Victims of Patronage Politics

Victims of Patronage Politics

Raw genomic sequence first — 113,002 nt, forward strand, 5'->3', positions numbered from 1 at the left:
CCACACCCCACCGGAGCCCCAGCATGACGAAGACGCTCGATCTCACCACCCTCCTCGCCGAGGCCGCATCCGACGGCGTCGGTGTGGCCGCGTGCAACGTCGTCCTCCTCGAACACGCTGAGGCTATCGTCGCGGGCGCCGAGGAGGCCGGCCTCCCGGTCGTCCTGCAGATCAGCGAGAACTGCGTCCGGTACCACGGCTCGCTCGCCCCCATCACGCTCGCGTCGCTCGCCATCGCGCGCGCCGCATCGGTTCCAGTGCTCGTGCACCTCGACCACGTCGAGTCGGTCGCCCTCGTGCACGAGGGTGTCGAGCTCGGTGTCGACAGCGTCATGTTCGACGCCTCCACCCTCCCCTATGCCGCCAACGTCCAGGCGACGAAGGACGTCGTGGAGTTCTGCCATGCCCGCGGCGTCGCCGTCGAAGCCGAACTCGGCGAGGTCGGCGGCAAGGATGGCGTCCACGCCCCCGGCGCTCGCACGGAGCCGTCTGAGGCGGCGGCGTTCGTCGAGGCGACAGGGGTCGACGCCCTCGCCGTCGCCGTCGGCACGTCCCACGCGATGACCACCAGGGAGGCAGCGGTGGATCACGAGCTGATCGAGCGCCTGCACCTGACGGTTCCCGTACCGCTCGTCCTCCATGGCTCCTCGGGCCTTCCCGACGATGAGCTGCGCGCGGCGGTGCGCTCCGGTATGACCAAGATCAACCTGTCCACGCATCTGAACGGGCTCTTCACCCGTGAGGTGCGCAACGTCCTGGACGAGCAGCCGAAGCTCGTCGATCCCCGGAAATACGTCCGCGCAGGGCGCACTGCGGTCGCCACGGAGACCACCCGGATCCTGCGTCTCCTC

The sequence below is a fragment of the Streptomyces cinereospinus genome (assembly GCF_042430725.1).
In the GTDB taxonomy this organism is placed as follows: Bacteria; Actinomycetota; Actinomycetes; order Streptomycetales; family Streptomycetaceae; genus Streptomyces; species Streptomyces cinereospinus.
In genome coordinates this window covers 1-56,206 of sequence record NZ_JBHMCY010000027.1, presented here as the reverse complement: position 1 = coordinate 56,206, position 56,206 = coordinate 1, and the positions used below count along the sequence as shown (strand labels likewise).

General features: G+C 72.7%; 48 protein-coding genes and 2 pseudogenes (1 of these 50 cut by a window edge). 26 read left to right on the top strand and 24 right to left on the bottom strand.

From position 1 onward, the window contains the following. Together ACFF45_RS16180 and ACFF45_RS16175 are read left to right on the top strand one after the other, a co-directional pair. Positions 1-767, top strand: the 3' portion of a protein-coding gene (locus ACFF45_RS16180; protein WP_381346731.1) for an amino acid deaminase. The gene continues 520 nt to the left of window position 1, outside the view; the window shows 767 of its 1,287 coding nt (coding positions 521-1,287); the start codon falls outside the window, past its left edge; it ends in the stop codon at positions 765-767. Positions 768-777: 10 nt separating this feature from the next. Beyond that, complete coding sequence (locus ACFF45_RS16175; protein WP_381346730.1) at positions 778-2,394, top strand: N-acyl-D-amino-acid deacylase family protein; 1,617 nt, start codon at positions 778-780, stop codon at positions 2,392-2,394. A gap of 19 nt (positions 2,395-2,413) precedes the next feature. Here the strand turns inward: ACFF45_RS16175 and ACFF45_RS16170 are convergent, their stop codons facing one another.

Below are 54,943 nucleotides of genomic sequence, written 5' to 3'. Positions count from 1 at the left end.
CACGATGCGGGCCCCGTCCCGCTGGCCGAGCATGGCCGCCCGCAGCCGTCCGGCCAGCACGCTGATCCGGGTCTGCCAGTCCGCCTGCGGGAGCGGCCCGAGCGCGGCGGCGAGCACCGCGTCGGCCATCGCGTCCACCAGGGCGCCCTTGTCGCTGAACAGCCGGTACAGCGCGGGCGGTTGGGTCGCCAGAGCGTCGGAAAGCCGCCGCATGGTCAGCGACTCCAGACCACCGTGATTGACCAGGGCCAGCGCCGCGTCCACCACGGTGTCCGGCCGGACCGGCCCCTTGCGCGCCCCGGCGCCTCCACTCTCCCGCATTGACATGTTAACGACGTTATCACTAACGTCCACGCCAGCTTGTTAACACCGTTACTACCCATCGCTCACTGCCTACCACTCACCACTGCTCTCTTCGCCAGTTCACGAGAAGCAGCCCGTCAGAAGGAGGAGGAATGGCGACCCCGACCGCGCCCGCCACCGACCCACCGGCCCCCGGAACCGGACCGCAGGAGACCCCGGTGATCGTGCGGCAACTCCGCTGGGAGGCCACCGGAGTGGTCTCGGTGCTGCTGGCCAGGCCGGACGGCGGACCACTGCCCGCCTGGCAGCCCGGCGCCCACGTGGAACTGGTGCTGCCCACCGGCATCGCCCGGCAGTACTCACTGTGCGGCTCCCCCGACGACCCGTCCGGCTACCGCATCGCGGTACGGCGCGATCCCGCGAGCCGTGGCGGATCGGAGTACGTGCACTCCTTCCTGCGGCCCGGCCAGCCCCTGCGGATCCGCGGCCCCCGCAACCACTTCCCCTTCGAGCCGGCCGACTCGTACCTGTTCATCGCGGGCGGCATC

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The Jammu and Kashmir High Court on Monday overturned a claim of 281 persons who called themselves need-based casual labourers in the Public Health Engineering (PHE) Division, Handwara, by dismissing their petition with a view that no concrete evidence had been produced before court to believe that they were working as need-based wagers. While the court is right and correct in terms of lack of evidence in arriving at its judgment, but the affected persons in contention are actually victims for no fault of their own. This is not to put the blame on the court which works on the basis of evidence, proof and so in delivering verdicts but those who led these “need based contractual workers” up the primrose path, so to speak. These workers , in their legitimate quest for gainful employment appear to be, in the final analysis, victims of patronage politics, which not only rests on a dubious premise but also, on very cynical grounds. If a scenario can be drawn here, then the dynamic or the whole saga appears to correspond to the following: desperate unemployed people approached or are approached by some members of the political classes and , in return for political support, especially votes, are promised employment. Members of the administration , eager to please and ingratiate political bosses , play dumb and agree, in theory to employ these needy people with a vague promise that, at some point in time, they will be permanently employed. But, often times, these dubious promises do not translate into reality. When reality bites and when these people run pillar to post to get “regularized” but nothing happens , they sometimes turn to the courts for relief and a judgment favouring them. But , as in the case in contention, courts work on evidence which invariably is not available. The onus and consequences of somebody’s cynicism and manoeuvrings thereof falls on these poor and needy people who are dealt a double blow for no fault of theirs. This odious and unethical practice must then be immediately stopped. The real culprit, to repeat, is patronage politics which seems to have become rather thematic here. Rigorous ethical and prudential efforts must be designed to prevent and check abuse which impinges negatively on the welfare of people, especially the most vulnerable and underprivileged segments of society whose dreams and aspirations are shattered by unscrupulous operators and cynical players.

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